Composting: a quick-start guide

Ryan riding along....adding nitrogen-rich material to the compost pile!
Ryan riding along....adding nitrogen-rich material to the compost pile!

Compost is my favorite part of farming; decay is an absolute miracle of life! You start with a big pile of brush, that looks like garden refuse to most people, and you end with a warm, moist, sweet-smelling, black and crumbly fertilizer that boosts yields, strengthens plants against pests, and adds flavor to vegetables.

If you want to get started in your back yard, start saving your fallen leaves. Just rake them into a pile and leave them.

Next to your leaf pile, you'll want to lay out a thin, 20 cm layer of leaves, at least 1 meter by 1 meter.

When you have kitchen scraps (including paper towels, napkins, and coffee grounds), throw them onto your square layer. Grab a handful of leaves from the pile next to your layer and cover it to keep away flies and animals.

Whenever you do some weeding or pruning in your garden, add a new green layer to your compost layer cake. Cover with leaves. Rinse and repeat!

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It's a good idea to water your compost layer cake at least once a week. More is fine, less is fine.  Decay is a forgiving craft.

Tips: --don't worry too much about having perfect layers. It's just an easy way to get the carbon rich material (brown, dead leaves or grasses) next to the nitrogen-rich material (manure, or green leaves and weeds) to speed up decomposition. --Build your pile in the shade so that it stays moist. Cover with a tarp if you have one to lock the moisture in. --As you add layers, use a pitchfork or rake to pull material from the center towards the edge. You want to maintain straight edges, otherwise you'll end up with a dome instead of a flat cake. A dome will cause rain and water to run-off the pile rather than soaking-in, and microbes need that water!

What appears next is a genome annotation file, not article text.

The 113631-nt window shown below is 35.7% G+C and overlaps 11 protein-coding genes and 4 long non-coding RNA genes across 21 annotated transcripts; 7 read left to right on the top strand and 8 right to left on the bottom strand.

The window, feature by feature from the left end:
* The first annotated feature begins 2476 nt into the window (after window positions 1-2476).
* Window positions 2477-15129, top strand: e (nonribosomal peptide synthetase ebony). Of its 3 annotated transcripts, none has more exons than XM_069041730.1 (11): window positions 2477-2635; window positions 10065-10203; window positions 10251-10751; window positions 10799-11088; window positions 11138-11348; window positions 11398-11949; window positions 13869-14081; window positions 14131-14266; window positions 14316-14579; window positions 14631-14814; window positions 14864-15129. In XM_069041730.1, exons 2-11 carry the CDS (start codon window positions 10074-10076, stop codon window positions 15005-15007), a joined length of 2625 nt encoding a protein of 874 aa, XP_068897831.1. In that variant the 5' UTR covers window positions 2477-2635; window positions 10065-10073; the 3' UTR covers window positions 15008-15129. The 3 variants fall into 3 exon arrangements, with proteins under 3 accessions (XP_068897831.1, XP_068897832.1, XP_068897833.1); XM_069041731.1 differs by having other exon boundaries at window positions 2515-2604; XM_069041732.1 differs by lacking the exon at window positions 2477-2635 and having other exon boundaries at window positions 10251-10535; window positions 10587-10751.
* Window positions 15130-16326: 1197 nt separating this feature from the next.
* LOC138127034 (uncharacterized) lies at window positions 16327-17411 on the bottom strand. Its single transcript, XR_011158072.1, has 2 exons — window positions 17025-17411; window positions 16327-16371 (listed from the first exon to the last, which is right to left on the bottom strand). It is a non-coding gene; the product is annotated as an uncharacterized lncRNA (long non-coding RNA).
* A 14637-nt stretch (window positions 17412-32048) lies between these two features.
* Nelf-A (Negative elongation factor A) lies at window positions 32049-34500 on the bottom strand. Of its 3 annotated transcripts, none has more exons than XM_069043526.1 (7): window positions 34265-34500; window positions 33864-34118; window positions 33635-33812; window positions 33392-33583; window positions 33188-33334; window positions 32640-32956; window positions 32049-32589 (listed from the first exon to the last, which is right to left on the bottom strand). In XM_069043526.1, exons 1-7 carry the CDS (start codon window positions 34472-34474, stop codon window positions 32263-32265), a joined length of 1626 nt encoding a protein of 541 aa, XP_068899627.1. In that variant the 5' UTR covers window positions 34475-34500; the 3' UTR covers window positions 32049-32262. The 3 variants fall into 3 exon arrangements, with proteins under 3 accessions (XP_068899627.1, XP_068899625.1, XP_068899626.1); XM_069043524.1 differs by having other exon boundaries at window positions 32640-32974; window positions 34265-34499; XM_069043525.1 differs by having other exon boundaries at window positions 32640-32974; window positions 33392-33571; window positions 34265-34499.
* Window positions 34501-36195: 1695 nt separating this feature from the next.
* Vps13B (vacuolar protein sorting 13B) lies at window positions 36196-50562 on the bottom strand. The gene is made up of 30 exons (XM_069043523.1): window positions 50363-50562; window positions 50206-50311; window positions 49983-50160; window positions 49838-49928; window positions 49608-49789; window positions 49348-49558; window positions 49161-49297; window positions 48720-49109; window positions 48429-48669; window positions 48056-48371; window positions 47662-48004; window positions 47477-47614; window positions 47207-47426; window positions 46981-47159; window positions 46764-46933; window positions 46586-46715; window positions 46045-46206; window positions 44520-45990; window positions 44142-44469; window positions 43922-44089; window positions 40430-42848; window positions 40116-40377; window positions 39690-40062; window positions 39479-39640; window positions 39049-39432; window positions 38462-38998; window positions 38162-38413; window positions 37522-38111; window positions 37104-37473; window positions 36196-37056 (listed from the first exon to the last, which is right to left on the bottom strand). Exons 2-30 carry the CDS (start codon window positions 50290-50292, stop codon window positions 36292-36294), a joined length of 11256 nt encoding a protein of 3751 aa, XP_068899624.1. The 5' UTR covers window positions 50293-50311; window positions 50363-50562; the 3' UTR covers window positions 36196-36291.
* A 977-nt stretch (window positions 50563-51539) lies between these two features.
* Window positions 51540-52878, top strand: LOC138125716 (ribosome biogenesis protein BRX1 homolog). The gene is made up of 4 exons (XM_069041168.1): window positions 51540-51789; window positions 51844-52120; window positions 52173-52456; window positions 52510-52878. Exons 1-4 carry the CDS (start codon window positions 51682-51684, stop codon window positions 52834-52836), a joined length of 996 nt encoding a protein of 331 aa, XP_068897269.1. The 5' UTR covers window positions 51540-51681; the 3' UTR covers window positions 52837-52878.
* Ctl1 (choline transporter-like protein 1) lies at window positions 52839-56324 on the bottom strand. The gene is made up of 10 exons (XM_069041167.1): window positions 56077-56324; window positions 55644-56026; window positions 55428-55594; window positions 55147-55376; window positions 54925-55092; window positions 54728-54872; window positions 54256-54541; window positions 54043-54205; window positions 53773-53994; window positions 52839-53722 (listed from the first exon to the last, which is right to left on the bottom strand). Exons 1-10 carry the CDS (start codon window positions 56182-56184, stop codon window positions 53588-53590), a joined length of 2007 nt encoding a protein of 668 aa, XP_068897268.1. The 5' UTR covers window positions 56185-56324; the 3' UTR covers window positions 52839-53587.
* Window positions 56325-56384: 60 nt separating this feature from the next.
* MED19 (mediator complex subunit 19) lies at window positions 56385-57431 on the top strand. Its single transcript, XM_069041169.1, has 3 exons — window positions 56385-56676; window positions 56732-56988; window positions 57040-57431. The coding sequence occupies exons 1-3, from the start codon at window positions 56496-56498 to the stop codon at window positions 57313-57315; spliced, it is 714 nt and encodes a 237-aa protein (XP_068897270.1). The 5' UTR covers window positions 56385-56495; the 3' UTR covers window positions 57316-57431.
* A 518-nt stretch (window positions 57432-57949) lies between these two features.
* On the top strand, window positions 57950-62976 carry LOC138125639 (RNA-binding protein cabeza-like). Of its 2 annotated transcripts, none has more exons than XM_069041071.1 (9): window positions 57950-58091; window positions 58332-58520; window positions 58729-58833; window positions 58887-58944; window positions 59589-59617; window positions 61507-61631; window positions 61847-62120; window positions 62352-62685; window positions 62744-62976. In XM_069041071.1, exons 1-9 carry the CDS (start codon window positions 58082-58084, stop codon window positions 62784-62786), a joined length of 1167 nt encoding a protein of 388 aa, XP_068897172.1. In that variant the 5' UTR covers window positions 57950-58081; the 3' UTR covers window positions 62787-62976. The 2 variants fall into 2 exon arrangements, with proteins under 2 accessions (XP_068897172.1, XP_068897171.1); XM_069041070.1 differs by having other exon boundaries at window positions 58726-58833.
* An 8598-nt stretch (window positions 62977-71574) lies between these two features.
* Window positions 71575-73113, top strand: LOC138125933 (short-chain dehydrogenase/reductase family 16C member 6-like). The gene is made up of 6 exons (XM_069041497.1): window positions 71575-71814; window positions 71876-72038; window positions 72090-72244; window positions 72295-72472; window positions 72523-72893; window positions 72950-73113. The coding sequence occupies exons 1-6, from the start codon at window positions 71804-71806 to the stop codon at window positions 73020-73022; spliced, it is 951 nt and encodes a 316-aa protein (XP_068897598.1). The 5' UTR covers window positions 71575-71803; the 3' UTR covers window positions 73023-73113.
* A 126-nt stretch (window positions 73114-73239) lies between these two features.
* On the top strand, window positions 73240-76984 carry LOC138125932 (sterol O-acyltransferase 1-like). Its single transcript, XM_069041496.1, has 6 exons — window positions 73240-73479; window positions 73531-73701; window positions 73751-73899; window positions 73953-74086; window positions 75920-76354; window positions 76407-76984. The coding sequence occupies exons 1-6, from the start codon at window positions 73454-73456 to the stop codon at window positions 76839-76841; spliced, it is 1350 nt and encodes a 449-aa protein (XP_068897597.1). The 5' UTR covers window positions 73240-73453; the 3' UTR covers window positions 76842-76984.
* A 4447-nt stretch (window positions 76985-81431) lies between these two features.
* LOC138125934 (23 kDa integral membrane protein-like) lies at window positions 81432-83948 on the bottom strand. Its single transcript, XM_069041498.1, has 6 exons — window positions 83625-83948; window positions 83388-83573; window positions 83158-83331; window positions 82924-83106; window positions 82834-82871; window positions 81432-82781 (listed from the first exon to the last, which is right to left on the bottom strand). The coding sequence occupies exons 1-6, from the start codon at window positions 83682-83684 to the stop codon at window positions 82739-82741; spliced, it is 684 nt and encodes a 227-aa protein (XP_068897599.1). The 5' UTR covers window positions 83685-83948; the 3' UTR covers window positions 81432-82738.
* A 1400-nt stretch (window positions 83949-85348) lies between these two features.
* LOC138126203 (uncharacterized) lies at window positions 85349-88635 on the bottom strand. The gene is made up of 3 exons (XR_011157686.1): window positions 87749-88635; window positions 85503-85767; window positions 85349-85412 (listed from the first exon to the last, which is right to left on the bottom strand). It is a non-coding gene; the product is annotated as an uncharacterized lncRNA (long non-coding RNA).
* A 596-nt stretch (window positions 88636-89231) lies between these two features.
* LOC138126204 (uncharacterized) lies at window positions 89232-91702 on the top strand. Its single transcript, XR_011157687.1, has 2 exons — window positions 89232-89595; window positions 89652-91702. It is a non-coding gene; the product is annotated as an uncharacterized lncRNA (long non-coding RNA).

Our new community recycling program at Rancho Buen Dia

image blog
image blog

We asked the community to bring us carbon-rich material that they were otherwise throwing out. It's been a great success, and we now have a lot more to work with! Thank you! After working with the material, we've realised that we'd like you to keep sticks to a minimum. While sticks are compostable (on a scale of years rather than months), they make the pile a lot harder to work with. So until the day we have a bobcat tractor to do our heavy lifting, please send us stick-less garden refuse.

We are also accepting kitchen scraps. A lot of you want to minimize your garbage, but don't have space or time for a compost pile. You can bring those scraps to a bin we have set up right in front of the farm stand in Todos Santos and we'll add it to our compost piles, where it will go into making next year's organic vegetables even more nutritious!

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